On the same day that radical cleric and al-Qaida in the Arabian Peninsula (AQAP) leader Anwar al-Awlaki took to the Internet to call for new acts of terrorism, the American Civil Liberties Union (ACLU) stepped into federal court in his defense.
The nearly four hour oral argument in federal court in Washington Monday is the latest step in a challenge the Obama Administration's alleged "kill list," targeting terrorist leaders for lethal action. Awlaki is believed to be on the list.
On Aug. 30, the ACLU and the Center for Constitutional Rights (CCR) filed suit in federal court on behalf of Nasser al-Awlaki, Anwar's father.
Awlaki's father has claimed that his son has been added to CIA and Pentagon targeting lists using secret criteria and evidence for determining whether a U.S. citizen can be targeted for lethal action. Based on this, the lawsuit is asking a federal judge to prevent the government from intentionally killing Anwar Awlaki without showing that he presents a concrete, specific, and imminent threat to life or physical safety. It also asks that the government show that there are no means other than lethal force that could reasonably be employed to neutralize the threat.
In its response, the government argued that Awlaki's father lacks legal standing to bring the suit. Even if he was an appropriate plaintiff, the government continues, the court lacked the authority to rule on the case because the "requested injunction would necessarily and improperly inject the courts into decisions of the President and his advisors about how to protect the American people from the threat of armed attacks."
Restricting the arguments to these procedural issues, U.S. District Judge John D. Bates did not entertain the merits of the "targeted killing" program. Instead, he focused on whether Anwar al-Awlaki was willing and able to bring the suit himself, and whether the judiciary should insert itself into the issue, facts that will likely weigh heavily in the court's decision.
It is clear that both the government and the ACLU believe this to be an important case. Both sides brought out their "big guns," with Jameel Jaffer, the Director of the ACLU's National Security Project arguing on behalf of Awlaki's father, and Doug Letter, a senior attorney with the DOJ's civil division who has extensive experience in litigating national security cases, arguing for the government.
The court carefully examined whether Nasser al-Awlaki was acting in the interests of his adult son. As Judge Bates suggested, Awlaki must show that his son is willing yet unable to bring the suit himself. While Jaffer argued that al-Awlaki "is in hiding as a result of the death threat," Letter repeatedly argued that al-Awlaki "has the key to his own safety," and that he can simply turn himself in to authorities without fear of lethal action.
Bates appeared skeptical of Jaffer's arguments. "Why shouldn't I look at the public statements of al-Awlaki and conclude that he does not desire to bring this case?" he asked. "He doesn't respect the U.S. court system. He doesn't believe it has any jurisdiction over a Muslim?" In one such video that the government cited in its briefs, Awlaki says "I have no intention of turning myself in to [the Americans]. If they want me, let them search for me."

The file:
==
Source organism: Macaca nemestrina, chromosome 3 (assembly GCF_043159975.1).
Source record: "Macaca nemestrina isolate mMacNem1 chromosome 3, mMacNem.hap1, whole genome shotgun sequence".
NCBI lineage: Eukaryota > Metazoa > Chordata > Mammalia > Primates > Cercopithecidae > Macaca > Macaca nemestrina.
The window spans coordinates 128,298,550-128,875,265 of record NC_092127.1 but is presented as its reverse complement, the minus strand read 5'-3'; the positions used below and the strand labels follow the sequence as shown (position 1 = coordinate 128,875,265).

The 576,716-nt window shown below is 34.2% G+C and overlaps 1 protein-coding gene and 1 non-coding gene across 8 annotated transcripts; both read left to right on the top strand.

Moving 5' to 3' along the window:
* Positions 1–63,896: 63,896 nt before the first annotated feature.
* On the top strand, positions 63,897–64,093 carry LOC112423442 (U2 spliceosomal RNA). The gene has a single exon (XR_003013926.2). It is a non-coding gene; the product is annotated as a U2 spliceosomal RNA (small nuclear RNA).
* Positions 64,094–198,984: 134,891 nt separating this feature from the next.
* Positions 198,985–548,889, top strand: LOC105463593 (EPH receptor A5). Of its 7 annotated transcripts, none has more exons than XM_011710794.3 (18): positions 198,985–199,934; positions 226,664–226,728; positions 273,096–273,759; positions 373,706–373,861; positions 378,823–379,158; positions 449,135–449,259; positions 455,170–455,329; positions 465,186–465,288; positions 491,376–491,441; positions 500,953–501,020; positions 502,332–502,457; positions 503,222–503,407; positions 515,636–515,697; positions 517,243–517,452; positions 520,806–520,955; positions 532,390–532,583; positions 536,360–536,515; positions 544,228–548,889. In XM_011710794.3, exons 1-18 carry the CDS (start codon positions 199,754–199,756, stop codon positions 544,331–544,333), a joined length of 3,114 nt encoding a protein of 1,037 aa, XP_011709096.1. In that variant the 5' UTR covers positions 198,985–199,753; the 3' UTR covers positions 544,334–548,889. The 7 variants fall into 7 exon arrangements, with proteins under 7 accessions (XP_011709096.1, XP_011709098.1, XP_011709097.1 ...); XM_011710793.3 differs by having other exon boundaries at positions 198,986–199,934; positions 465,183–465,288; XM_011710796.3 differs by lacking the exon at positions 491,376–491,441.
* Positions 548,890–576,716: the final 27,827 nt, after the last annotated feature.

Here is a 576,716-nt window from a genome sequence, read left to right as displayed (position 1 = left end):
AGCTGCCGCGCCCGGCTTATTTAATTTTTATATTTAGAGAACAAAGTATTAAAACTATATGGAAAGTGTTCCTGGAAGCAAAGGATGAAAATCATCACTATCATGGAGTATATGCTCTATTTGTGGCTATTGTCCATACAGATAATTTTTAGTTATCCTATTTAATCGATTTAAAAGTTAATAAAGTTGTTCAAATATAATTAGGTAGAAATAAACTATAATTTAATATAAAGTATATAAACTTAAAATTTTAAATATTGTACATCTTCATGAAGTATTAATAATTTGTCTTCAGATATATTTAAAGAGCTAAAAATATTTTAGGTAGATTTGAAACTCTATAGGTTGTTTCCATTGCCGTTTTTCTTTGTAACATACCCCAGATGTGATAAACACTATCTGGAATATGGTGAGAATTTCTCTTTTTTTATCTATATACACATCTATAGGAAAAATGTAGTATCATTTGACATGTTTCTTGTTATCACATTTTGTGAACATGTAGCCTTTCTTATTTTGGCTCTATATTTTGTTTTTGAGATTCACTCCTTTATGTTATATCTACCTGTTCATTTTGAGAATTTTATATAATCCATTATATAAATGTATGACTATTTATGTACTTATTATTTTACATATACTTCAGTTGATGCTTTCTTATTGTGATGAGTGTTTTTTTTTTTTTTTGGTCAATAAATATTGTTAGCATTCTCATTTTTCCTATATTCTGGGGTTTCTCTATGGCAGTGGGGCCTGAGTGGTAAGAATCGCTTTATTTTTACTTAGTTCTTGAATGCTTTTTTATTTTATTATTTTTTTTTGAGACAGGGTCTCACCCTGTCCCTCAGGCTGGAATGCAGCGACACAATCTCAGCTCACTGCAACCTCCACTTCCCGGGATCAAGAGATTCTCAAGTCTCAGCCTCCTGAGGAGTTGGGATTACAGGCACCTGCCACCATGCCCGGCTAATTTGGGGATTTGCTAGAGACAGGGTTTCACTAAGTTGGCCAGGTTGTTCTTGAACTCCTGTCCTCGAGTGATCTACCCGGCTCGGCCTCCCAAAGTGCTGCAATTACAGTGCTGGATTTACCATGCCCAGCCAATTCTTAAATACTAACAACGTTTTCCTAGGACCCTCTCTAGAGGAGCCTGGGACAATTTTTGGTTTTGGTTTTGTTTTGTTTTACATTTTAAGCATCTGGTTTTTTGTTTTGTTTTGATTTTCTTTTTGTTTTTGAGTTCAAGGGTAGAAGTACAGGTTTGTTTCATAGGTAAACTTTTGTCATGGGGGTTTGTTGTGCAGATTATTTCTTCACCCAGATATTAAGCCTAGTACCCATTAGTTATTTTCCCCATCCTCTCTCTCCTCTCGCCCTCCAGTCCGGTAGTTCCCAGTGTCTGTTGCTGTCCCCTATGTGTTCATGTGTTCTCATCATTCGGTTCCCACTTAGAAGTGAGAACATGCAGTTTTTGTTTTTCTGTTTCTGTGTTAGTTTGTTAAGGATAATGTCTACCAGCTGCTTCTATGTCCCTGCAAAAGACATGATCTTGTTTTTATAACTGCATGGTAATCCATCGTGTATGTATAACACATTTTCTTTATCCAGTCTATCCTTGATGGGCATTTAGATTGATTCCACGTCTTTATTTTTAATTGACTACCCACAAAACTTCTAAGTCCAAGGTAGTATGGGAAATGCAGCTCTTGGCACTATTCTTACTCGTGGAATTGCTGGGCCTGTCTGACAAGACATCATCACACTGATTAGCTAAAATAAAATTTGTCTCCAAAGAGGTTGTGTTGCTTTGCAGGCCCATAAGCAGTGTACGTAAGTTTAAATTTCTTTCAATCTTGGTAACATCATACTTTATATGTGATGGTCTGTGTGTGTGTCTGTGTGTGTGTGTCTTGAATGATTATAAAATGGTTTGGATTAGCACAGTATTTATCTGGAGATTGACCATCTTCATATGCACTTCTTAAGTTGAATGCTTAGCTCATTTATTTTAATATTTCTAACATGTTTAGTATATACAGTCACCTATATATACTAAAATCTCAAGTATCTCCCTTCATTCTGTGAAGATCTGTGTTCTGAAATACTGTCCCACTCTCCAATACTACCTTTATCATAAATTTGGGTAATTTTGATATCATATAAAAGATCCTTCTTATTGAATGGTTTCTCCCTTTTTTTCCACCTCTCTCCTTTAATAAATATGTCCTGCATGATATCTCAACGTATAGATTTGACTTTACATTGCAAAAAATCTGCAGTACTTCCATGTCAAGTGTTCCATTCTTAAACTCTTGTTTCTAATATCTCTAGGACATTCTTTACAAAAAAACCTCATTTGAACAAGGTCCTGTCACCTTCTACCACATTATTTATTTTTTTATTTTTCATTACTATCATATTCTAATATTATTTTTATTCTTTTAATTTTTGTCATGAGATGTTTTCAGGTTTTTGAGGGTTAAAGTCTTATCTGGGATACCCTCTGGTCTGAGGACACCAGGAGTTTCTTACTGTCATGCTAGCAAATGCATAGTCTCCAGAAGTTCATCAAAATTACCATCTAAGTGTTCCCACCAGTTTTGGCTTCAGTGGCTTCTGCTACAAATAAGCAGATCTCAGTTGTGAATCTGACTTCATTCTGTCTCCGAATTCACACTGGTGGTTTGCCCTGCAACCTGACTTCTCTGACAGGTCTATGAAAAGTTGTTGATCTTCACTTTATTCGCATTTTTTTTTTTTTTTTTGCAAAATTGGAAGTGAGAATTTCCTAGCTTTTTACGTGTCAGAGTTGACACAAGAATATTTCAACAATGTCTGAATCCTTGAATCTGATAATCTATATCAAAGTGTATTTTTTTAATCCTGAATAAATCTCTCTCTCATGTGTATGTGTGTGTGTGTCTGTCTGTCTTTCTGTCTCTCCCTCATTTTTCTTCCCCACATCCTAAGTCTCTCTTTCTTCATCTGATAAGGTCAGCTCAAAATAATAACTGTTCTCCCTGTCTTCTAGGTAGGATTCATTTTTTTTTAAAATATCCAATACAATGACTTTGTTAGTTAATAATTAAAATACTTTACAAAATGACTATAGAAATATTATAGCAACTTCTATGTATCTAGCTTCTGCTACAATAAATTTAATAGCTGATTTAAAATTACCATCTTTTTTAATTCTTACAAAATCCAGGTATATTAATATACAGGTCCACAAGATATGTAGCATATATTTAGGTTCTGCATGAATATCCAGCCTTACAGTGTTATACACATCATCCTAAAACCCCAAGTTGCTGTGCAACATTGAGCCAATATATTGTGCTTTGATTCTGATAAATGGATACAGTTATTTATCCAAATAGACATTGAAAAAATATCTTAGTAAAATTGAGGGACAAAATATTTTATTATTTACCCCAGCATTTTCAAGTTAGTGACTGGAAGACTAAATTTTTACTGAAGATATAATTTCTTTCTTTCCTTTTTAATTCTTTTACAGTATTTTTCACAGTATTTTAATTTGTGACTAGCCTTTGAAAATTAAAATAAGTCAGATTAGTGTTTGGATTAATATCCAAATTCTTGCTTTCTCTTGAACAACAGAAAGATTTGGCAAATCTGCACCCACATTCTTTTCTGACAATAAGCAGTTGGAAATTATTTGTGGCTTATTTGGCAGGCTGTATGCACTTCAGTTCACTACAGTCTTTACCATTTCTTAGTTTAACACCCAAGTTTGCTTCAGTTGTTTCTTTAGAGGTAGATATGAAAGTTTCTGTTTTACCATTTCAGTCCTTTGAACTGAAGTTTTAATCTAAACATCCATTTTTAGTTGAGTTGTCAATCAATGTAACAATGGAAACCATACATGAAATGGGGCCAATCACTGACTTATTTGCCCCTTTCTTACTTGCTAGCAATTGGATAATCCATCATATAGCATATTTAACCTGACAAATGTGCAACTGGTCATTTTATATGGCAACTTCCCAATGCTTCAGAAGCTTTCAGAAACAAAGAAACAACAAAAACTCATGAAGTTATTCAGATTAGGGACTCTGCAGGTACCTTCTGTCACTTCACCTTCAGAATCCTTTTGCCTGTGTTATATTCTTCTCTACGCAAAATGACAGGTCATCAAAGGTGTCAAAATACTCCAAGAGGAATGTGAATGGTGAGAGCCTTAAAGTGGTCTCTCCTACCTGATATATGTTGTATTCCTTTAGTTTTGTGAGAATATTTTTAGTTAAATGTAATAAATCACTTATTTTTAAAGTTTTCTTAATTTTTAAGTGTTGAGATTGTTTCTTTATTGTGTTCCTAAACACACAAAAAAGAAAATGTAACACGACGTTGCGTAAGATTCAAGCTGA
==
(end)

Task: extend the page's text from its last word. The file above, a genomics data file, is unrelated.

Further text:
As the latest Awlaki video shows, the AQAP leader is not just opposed to the American judicial system. The new video comes days after a decision by the Yemeni government to try Awlaki in absentia for inciting terrorism and other offenses. Awlaki criticizes the Yemeni government saying it "complains from injustice and suppression, mixed with carelessness from the government towards people's rights."
In the video, he goes on to instruct people that they don't need a religious edict to kill Americans. "The fighting of Satan does not require any fatwa or consultation. They are the party of Satan, and fighting them is an obligation.
The case also questioned the proper role of the judiciary in national security cases. Both sides agreed the case was unprecedented. "You are being asked to issue an injunction against the President of the United States and his top military and intelligence officials, regarding a military and intelligence program," Letter told Judge Bates. "An injunction would provide a leader of a Foreign Terrorist Organization continue ability to assume operational capabilities."
Conversely, this is "a case concerning the Executive's authority to carry out the killing of an American whom it has named an enemy of the state," Jaffer argued. He called the policy "extreme" and "terrifying." If the court accepts the government's argument "then the President will have unchecked authority to assassinate any US citizen, and it will be unreviewable by a court," he said. Letter called those arguments "ridiculous" and "absurd."
Speaking broadly about the government's claims of supremacy in this area, Jaffer explained, "this is a bigger case than the government is suggesting. It's not just arguing that the court has no role to play now. They are saying that the court has no role to play period."
IPT News has reported many of Anwar al-Awlaki's terrorist connections. In his role as an operational commander of AQAP, Awlaki has been linked to the Fort Hood massacre, the Christmas Day bomb plot, and the failed Times Square attack. "He has involved himself in every aspect of the supply chain of terrorism—fundraising for terrorist groups, recruiting and training operatives, and planning and ordering attacks on innocents," the U.S. government explained in designating him.
Bates is expected to issue a ruling on the government's motion to dismiss within a few weeks. Regardless of the outcome, an appeal to the Court of Appeals to the D.C. Circuit is likely.